May 25,2021

Crapo Statement at Nominations Hearing

Washington, D.C.--U.S. Senator Mike Crapo (R-Idaho), Ranking Member of the U.S. Senate Finance Committee, delivered the following remarks at a hearing to consider multiple nominations to the U.S. Department of Treasury.  

The text of Ranking Member Crapo’s remarks, as prepared, is below.

 “Thank you, Chairman Wyden.  Today we welcome four nominees for positions at the Department of the Treasury.  Congratulations on your nominations.  

“Treasury is responsible for implementing laws and Congressional intent concerning tax, economic, fiscal, financial and national security issues.   

“Over time, the Treasury Department’s responsibilities have expanded.  

“With increased responsibility comes the need for transparency and accountability. 

“Each of our nominees, if confirmed, should recognize this Committee’s oversight responsibilities to the American people regarding Treasury policies and activities, including activities at the IRS.   

“So far this Congress, the Department has not adequately recognized the need to be transparent and accountable to this Committee.  

“Today, I am interested in learning more about policy positions and advocacy of our nominees. 

“I expect to learn even more from what needs to be robust, complete and detailed responses to questions for the record that members will ask after today’s hearing. 

“This is particularly important as I do not support many of the tax and financial policies put forward by the Administration and some of the nominees here today. 

While we do not have to agree on every policy, we do need reasoned debate and dialogue driven by facts.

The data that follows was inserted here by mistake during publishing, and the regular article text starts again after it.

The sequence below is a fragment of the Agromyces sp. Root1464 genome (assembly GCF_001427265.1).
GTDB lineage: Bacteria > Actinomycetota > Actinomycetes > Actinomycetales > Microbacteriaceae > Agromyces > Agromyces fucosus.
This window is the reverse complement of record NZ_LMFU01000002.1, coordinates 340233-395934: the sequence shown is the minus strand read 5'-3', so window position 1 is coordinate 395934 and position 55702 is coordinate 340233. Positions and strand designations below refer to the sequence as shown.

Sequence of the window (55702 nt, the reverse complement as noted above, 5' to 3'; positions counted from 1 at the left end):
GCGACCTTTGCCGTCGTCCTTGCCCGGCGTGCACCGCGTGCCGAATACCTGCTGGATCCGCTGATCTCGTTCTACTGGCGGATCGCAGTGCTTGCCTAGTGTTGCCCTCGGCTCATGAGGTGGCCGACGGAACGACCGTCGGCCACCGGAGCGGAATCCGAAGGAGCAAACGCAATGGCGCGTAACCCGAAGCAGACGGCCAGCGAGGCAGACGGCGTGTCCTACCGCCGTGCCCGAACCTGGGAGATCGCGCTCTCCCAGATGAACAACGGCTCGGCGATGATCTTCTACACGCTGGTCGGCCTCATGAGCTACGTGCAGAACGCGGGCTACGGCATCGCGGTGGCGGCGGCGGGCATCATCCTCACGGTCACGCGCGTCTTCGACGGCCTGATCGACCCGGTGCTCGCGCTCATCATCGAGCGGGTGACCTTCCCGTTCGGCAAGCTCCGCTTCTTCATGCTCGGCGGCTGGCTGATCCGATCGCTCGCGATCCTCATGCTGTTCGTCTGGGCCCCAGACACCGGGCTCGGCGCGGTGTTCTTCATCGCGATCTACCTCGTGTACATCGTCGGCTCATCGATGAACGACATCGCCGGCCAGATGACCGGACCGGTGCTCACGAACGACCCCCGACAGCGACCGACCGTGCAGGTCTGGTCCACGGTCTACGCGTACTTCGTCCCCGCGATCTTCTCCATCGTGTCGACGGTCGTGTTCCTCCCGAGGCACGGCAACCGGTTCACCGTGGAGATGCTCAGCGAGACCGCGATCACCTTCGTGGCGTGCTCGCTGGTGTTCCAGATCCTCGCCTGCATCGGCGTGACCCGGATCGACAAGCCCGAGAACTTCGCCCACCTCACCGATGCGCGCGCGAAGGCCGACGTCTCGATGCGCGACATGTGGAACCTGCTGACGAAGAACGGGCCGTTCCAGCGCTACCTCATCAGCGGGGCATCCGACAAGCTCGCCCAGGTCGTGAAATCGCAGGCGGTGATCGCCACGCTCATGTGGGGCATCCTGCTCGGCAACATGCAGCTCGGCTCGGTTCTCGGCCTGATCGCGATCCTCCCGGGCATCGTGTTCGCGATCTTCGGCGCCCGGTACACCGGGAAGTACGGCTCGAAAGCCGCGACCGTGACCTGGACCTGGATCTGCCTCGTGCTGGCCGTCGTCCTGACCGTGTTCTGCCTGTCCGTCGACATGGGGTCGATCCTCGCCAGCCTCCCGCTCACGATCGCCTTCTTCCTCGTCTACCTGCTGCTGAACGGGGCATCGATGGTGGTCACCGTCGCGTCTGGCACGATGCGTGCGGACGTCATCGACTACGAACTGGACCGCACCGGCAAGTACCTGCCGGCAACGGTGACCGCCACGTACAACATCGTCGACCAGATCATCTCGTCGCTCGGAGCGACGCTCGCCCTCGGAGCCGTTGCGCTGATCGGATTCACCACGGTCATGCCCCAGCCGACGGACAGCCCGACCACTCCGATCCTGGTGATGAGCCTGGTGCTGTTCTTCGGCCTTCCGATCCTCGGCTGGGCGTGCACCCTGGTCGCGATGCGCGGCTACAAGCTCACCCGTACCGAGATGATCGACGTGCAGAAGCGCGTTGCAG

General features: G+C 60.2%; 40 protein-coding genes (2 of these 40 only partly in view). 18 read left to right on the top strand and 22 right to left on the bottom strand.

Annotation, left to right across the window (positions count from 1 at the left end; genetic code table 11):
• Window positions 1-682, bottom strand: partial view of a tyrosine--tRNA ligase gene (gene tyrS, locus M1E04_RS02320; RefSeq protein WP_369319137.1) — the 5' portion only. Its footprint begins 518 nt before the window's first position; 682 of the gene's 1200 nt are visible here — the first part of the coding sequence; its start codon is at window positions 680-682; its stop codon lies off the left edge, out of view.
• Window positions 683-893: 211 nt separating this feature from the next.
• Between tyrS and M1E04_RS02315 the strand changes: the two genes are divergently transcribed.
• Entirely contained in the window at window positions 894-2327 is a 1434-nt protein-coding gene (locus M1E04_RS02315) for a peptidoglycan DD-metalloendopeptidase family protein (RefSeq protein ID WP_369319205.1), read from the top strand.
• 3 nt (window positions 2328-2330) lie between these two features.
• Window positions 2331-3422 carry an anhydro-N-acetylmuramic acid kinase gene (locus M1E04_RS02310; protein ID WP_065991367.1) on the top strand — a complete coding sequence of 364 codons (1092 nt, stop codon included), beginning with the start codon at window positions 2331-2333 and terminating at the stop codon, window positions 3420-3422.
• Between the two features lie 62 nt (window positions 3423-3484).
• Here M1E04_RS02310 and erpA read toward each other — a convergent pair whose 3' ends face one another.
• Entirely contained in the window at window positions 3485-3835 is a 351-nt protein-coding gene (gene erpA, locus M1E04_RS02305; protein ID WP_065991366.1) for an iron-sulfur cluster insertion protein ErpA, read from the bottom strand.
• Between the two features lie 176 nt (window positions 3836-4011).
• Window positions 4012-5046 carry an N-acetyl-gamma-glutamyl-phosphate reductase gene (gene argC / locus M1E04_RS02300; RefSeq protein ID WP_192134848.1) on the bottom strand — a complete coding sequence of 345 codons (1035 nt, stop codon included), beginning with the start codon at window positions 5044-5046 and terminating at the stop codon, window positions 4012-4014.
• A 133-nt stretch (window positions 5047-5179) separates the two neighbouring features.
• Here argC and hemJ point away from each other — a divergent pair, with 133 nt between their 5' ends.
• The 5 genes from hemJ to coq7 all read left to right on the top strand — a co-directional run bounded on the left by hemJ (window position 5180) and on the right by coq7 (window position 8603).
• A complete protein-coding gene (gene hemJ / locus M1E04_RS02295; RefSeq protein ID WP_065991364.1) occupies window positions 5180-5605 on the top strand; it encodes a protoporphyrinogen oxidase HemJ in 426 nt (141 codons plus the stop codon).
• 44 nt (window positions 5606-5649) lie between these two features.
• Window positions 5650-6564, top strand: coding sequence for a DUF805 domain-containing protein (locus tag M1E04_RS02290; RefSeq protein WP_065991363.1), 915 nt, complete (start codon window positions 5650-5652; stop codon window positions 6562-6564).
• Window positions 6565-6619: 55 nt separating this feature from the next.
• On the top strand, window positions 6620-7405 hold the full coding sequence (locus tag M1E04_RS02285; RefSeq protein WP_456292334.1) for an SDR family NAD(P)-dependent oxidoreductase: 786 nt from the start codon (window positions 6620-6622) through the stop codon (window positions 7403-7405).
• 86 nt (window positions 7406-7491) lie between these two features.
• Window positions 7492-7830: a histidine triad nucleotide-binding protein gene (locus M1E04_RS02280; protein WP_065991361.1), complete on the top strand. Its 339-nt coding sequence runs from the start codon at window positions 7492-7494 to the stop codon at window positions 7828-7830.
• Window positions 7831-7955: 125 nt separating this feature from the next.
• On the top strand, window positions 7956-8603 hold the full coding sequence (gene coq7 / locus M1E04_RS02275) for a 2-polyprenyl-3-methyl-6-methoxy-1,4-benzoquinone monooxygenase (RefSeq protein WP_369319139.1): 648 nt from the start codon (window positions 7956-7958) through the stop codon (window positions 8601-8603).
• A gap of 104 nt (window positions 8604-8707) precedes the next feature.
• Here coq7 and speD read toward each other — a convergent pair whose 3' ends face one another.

“Americans are still recovering from the largest negative economic shock in modern records stemming from the pandemic. 

“We continue to hear of businesses having difficulty finding employees willing to work at market wages. 

“Inflation has risen, igniting the prospect of budget-crushing increases in interest rates. 

“This is no time to enact massive increases in domestic and international taxes, further impede labor market adjustments, or punish low- and middle-income workers with higher energy costs and increased gas prices at the pump. 

“The Tax Cuts and Jobs Act of 2017 spurred economic activity and helped lead to historic lows in unemployment rates, particularly for minority workers, and robust wage growth that especially benefited low-wage workers.   

“Reversing those gains with job-killing taxes is not the way to go. 

“It is important to find bipartisan solutions to reignite growth, and increase jobs and wages for workers.   

“Mr. Davidson, in your role as Assistant Secretary for Legislative Affairs, you would advise the Secretary on congressional relations and help coordinate Treasury’s interactions with Congress.   

“As I said before, there is work to be done at Treasury to improve transparency, accountability and interactions with both sides of the aisle in Congress. 

“Mr. Harris, the Assistant Secretary for Economic Policy analyzes and reports on current and prospective economic developments both here and abroad, and assists in formulating economic policies.  

“Economic analysis is often speculative, but all views must be heard. 

“Discussions must be based on positive, factual descriptions of what we know or do not know.   

“Normative advocacy has its place, but should not be the only basis for policy discussions.  

“Ms. Batchelder, the Assistant Secretary for Tax Policy develops, recommends and implements federal tax policy on behalf of Treasury. 

“I do not agree with some of the normative policies for which you advocate, and need assurance that—if confirmed—you and others at Treasury give opposing, reasoned views a fair shake. 

“Finally, Ms. Liang, the Under Secretary for Domestic Finance oversees and assists in areas of domestic finance, banking and other economic matters.  

“I have concerns that some in the Administration desire to reimagine financial markets to become more driven by political preferences of one side, and look forward to learning more about your positions.  

“I again stress the need for each of you, if confirmed, to work across the aisle, and be transparent and responsive. 

“I look forward to your testimony and detailed responses to our questions.”